Lost in the Memory Palace

Written by: Trisha Li

Edited by: Anonymous

Janet Cardiff and George Bures Miller: Lost in the Memory Palace @ VAG June 21 – September 21, 2014

Lost in the Memory Palace by Janet Cardiff and George Bures Miller is an exhibition that was shown at the Vancouver Art Gallery from June 21 – September 21, 2014. The exhibition is made up of nine rooms, each of which tell its own story, and represent different fragments of memories. As a theatre student, I am interested in how aspects of performance art are included in this piece, and will be reviewing it from this perspective.

Lost in the Memory Palace 2014

Lost in the Memory Palace by Janet Cardiff and George Bures Miller. Installation View: “Opera for a Small Room” 2014. Photo Credit: Trisha Li.

In each room, Cardiff and Miller use sound technologies and visual technologies to create the different settings. These rooms are called, “Opera for a Small Room”, “The Muriel Lake Incident”, “Experiment in F# Minor”, “Road Trip”, “The Dark Pool”, “Storm Room”, “Killing Machine”, “Kathmandu”, and “The Forty Part Motet”. One of the rooms that interested me was Road Trip. When I walked in,I saw a projector in the middle of the room, shining at a projector screen. There were also a few rows of chairs set up for people to sit on to watch the slideshow. I took a seat, and watched images of Canada flash across the screen. I also listened to the audio recording that went along with the slides, which consisted of a male and female speaking about a cross-Canada road trip that one of their grandfathers had taken. The audience eventually realizes that these individuals are going through these old photographs that were taken on that road trip, and rearranging some of them that are out of order. My favourite room was the Storm Room. When I entered this room, the first thing I saw was the outer construction of a house. I also heard the sounds of the storm and saw glass panels attached to the house, where the water ran down. Inside the house there were numerous windows, where the water and lighting effects could be seen, and buckets on the floor, to collect dripping water. Additionally, to create a realistic house setting, there was a sink in one corner and a fan in the other, as well as things pasted on the wall. As I progressed through the rest of the rooms, all of them struck me as intricately designed, and drew me into the different intended environments.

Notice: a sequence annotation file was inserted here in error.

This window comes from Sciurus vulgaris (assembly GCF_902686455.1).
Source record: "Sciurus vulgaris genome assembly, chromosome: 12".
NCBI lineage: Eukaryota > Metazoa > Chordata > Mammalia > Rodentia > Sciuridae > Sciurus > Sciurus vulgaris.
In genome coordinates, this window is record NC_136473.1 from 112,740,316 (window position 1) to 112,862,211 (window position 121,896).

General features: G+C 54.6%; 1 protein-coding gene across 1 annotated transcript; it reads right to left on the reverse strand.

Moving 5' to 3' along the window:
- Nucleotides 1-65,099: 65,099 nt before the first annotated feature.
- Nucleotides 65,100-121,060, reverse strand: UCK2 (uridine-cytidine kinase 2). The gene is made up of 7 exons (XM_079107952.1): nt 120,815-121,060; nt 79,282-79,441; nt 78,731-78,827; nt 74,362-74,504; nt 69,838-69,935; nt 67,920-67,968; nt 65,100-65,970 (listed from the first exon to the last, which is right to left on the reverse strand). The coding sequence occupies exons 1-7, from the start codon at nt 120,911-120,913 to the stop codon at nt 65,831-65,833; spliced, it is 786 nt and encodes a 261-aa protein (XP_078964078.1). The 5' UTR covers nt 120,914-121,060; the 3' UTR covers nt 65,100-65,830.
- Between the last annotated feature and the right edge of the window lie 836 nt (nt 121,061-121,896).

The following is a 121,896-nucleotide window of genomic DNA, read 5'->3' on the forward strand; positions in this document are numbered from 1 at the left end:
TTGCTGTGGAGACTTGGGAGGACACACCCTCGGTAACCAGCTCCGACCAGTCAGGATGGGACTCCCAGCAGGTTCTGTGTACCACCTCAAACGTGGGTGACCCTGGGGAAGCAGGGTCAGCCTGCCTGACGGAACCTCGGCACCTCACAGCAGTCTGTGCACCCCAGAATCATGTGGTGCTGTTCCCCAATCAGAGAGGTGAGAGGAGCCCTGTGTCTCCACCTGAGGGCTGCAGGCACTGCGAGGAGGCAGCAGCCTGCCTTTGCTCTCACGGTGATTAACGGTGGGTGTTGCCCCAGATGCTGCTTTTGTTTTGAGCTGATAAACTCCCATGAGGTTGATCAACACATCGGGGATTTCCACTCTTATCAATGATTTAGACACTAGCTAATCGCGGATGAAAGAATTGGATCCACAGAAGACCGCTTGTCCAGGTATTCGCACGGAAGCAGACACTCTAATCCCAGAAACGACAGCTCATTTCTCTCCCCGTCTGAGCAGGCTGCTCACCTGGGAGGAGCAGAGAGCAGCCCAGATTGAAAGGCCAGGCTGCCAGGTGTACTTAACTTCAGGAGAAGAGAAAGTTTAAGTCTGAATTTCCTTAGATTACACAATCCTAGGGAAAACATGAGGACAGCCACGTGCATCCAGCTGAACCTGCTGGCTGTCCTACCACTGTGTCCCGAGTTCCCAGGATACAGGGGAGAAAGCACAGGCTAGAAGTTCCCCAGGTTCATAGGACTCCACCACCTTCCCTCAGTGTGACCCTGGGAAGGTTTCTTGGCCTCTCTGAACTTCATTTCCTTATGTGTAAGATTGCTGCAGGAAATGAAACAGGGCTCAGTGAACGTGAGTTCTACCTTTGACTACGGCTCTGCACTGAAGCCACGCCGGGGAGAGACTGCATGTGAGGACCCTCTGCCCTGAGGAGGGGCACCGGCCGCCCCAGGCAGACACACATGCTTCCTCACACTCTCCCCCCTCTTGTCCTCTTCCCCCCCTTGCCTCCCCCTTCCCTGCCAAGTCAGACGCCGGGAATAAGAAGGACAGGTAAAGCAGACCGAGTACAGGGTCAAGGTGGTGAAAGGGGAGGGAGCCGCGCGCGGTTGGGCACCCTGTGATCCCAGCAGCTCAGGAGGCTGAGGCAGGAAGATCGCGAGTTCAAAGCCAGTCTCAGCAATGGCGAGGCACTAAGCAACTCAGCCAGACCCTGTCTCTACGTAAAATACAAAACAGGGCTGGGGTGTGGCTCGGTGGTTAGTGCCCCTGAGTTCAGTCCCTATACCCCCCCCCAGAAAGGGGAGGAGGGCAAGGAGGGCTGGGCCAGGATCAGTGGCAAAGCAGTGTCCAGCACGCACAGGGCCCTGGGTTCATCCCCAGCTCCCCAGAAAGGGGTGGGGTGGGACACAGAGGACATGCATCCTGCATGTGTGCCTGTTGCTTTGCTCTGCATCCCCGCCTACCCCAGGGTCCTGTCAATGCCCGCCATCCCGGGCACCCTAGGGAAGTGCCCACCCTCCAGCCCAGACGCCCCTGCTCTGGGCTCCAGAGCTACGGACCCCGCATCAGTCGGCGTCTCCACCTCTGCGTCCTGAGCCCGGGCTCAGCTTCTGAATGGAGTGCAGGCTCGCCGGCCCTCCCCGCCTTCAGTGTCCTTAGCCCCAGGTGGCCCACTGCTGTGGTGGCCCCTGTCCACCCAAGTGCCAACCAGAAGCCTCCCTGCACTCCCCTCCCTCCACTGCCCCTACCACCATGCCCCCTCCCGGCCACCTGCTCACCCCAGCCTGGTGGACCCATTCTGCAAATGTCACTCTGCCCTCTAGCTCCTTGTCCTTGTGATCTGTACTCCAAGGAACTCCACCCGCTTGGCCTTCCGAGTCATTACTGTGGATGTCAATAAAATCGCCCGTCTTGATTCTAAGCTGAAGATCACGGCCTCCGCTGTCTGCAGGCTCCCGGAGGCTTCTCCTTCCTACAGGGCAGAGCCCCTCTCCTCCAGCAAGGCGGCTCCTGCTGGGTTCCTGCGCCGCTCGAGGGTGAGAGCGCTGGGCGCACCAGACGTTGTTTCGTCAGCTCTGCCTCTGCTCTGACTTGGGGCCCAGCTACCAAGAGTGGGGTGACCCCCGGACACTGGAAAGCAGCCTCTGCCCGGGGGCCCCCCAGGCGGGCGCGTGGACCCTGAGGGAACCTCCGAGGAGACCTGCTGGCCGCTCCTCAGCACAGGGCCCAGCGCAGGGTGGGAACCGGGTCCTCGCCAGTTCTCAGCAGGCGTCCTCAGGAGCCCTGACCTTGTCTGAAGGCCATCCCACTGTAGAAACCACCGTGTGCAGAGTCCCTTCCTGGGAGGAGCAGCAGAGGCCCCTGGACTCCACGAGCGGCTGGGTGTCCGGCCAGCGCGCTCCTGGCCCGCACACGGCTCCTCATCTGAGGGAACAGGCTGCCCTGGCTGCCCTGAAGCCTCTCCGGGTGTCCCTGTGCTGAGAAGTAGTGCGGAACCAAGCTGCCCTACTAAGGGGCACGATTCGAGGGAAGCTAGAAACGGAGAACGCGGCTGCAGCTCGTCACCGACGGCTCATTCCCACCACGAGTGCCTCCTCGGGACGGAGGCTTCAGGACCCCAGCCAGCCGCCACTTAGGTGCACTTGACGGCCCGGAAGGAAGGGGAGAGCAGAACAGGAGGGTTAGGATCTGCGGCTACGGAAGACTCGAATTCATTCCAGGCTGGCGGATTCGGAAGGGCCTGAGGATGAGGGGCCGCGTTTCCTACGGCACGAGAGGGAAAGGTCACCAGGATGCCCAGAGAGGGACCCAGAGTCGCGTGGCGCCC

Theatre is often thought of as a performance, consisting of actors who are telling a story, through the representation of characters. Despite this common assumption of what theatre is, I think that Cardiff and Miller’s exhibit should be considered theatre. Theatre pieces often have a script, which can be considered text. However, everything that the spectator takes in visually and aurally, from the set design to the costumes on the actors, can be considered text. In other words, text is a form of communication to the audience. Furthermore, it seems as if Cardiff and Miller are using their visual representation of memories as a form of text. The text in each room has a different effect on each participant, and causes different stories to be created within the minds of the audience. These mental stories allow each individual to become aware of his or her presence and the presence of others in the room. Therefore, he or she is no longer just a spectator of the art, but a part of the art. The visual and sound technologies provoke sensory experiences, which are significant to how the piece is viewed. These effects also affect the audience’s sense of time. In all of the rooms, I felt like time had come to a standstill. This was a very non-illusionistic experience, because I was aware of myself, and the room in real time. Additionally, each spectator’s sense of time and story is based on the relationship between the effects and themselves. However, the illusions that the visual and sound technologies create do not create a set story that we need to buy into. Cardiff and Miller are trying to encourage our imaginations and help us to see fragments of our own memories within each room. When I was in the Storm Room, I felt like I had been transported to Japan. I was reminded of the time that I had gone on an exchange to Yokohama, and I compared the home that I had stayed in, to the Storm Room. Similarly, when an individual goes to see a theatre show, they bring their own stories and experiences. That is partly why, going to see a play is considered a social event. Theatre provokes discussion on issues, and a show is successful when people are able to leave the show with different interpretations and experiences, and formulate conversation out of it.

Through Cardiff and Miller’s exploration of visual and sound technologies, with different aspects of text, time, and personal story, Lost in the Memory Palace succeeds in creating rooms, which involved the spectators as participants. Furthermore, Cardiff and Miller used aspects of theatre to create an environment and ambiance that allowed the viewers to be fully connected and involved in each room. Therefore, Lost in the Memory Palace was an exhibit of theatre.


Adams, James. “Janet Cardiff and George Bures Miller: Art that ‘gets right into the soul.’” The Globe and Mail (2013). Web. 07 Nov. 2014.

Laurence, Robin. “Cardiff and Miller’s Lost in the Memory Palace is an Unsettling Journey.” The Georgia Straight (2014). Web. 07 Nov. 2014.

Morgan-Feir, Caoimhe. “‘Lost in the Memory Palace’ – Janet Cardiff and George Bures Miller.” Frieze Magazine (2013). Web. 07 Nov. 2014.

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